When ever I would install a new version of Illustrator, I would quickly turn off the Smart Guides. They always seemed confusing to me, but after working with Illustrator for a while, I have become reliant on Illustrator’s Smart Guides. If you don’t use Smart Guides, you should! It will help you create cleaner files, speed up productivity, and be more precise when creating artwork in Illustrator.
When turned on, Smart Guides create a number of onscreen feedback options while you work. As you move around your screen creating and modifying artwork, different smart guides will appear and assist your work. To toggle Smart Guides on and off, go View > Smart Guides (Command + U). Illustrator features six types of smart guides offering onscreen feedback in different ways.
Alignment Guides appear when moving your cursor, helping align objects in context while drawing, moving, or editing objects.
Anchor / Path Labels
Anchor / Path Labels identify paths and anchor points as your mouse over them.
Object Highlighting identifies original paths, text, or artwork when moused over objects that have live effects or envelopes applied to them.
Measurement Labels identify dimensions of objects as you draw or modify them. These labels also identify an anchor point’s x and y coordinates from the object’s original location.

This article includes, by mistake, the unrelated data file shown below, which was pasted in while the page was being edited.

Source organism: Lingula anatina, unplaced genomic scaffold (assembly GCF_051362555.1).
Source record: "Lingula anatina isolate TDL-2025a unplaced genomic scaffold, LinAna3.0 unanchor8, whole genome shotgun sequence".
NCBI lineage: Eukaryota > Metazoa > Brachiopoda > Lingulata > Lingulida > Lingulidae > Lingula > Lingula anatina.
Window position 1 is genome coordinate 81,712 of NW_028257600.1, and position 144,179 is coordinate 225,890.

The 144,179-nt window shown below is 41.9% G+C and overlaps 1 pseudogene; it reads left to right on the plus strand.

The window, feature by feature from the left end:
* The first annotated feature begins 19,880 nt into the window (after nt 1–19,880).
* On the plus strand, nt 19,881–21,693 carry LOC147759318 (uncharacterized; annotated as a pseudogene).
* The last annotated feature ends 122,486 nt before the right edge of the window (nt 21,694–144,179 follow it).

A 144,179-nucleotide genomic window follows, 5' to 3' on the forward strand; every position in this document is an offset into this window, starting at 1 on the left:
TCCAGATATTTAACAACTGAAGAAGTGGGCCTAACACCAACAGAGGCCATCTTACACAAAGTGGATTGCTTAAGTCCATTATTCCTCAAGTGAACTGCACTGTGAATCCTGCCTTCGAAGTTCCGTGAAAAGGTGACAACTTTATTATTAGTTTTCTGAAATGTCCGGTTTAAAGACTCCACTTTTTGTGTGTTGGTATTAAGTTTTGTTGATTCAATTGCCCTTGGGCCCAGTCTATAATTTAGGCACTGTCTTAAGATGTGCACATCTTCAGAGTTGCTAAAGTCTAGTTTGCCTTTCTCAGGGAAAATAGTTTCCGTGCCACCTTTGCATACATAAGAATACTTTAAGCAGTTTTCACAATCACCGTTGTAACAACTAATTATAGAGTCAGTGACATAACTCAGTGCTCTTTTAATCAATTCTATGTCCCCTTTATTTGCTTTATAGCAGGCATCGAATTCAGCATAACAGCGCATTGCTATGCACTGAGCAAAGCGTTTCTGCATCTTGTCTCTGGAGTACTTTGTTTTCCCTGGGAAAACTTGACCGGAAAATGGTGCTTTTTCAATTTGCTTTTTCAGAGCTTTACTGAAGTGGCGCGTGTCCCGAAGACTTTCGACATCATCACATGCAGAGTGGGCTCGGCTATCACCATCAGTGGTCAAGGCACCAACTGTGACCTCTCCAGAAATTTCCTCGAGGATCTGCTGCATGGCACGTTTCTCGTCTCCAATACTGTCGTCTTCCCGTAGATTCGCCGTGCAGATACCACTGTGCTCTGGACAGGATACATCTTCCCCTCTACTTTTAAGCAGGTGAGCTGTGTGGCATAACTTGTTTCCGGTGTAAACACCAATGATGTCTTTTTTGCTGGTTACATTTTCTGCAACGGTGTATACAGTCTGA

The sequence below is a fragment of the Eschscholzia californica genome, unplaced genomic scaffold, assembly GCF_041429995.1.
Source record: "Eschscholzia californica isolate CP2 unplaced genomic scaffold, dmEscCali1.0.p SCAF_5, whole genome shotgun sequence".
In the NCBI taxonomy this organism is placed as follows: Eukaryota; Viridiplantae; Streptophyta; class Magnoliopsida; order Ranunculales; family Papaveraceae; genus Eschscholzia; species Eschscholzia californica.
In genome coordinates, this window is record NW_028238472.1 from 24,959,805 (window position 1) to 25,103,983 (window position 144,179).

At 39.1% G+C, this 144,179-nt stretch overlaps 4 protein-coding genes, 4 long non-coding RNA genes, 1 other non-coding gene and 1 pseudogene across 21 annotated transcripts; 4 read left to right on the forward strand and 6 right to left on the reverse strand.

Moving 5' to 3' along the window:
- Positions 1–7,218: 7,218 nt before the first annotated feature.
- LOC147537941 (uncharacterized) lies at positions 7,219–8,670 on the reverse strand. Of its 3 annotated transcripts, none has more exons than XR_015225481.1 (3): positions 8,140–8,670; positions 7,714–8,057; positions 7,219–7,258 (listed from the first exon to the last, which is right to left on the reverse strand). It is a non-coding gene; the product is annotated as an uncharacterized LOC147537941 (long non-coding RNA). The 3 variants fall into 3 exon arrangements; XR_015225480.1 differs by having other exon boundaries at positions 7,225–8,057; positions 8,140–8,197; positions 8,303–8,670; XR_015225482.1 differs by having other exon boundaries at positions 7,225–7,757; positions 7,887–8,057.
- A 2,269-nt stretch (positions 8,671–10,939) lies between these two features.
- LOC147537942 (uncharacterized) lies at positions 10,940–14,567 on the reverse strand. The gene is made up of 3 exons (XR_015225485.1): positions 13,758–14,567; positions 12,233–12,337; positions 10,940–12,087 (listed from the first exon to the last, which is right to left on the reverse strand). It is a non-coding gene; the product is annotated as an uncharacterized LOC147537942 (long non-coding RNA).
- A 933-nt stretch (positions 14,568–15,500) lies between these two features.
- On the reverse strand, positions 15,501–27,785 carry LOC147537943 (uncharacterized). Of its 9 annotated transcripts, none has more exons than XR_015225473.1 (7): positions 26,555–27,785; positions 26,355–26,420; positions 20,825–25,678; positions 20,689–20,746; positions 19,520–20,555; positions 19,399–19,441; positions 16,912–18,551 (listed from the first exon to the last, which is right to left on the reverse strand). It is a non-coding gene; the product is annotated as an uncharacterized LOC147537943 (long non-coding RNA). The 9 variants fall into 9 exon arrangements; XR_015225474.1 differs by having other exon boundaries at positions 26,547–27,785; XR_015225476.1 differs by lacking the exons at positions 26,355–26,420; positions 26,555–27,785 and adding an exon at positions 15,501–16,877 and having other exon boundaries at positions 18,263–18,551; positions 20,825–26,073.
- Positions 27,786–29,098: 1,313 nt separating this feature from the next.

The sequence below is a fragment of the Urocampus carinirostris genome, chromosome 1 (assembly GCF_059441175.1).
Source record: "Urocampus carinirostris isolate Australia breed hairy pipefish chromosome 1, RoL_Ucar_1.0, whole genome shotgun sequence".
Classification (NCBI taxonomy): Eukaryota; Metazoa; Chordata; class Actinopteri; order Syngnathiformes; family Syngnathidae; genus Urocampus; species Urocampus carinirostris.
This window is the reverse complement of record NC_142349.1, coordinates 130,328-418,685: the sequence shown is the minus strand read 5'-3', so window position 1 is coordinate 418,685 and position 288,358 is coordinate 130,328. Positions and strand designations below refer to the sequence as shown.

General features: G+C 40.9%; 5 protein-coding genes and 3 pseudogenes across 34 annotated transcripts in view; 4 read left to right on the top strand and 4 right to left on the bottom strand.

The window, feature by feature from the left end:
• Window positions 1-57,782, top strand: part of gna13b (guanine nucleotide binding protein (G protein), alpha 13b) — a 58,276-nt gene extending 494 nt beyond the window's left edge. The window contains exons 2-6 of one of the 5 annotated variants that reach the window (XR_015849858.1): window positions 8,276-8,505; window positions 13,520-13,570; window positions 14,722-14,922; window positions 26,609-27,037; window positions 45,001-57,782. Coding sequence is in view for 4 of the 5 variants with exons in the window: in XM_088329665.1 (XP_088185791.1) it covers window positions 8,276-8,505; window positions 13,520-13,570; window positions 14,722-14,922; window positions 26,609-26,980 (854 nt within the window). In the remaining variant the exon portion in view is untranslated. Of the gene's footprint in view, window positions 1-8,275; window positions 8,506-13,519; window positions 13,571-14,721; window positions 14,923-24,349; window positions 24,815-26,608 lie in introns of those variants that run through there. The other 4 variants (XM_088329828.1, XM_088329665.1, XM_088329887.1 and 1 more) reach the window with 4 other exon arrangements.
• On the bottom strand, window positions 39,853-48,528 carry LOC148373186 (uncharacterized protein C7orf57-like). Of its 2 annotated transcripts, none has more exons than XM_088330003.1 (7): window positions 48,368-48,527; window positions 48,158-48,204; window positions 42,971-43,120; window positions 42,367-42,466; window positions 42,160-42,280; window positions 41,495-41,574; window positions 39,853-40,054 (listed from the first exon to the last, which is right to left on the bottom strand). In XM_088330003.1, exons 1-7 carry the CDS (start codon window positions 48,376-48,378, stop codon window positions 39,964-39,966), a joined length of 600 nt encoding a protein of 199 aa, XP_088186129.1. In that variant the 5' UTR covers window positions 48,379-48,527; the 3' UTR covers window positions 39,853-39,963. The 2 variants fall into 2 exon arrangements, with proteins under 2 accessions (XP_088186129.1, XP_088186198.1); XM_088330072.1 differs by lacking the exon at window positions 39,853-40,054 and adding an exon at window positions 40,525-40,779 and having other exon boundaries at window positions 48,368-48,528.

Transform Tools display guides when you scale, rotate, and shear objects.
Construction Guides identify similar planes and angles with other objects while you are drawing new shapes. You can specify which angles appear from the pop-up menu in the Smart Guides Preference dialog or you can choose Custom Angles and specify up to six custom angles.
Smart Guides Settings
You don’t have to have all the Smart Guide features turned on all at once, this can sometimes be information overload. To control the features, go Illustrator > Preferences > Smart Guides (Edit > Preferences > Smart Guides for PC). In the Preferences dialog you can activate/deactivate any features, set custom construction angles, change the color of the guides, and adjust the Snapping Tolerance.
Give It Try
If you are not using Smart Guides, now is a great time to start. Think of what kind of Illustrator operations you do a lot, and try to use Smart Guides to aid in your creation. Below are some sample scenarios.
- If you created a lot effects and have to modify the paths later, try Object Highlighting.
- If you create web designs in Illustrator, try Measurement Labels or Alignment Guides for better placement accuracy.
- If you create a lot of icons, try Alignment Guides or Transform Tools to align and construct simple shapes precisely and faster.
- If you work with masks a lot, try Object Highlighting to edit original paths easier.
Do you use Smart Guides already? If so, do you find them useful?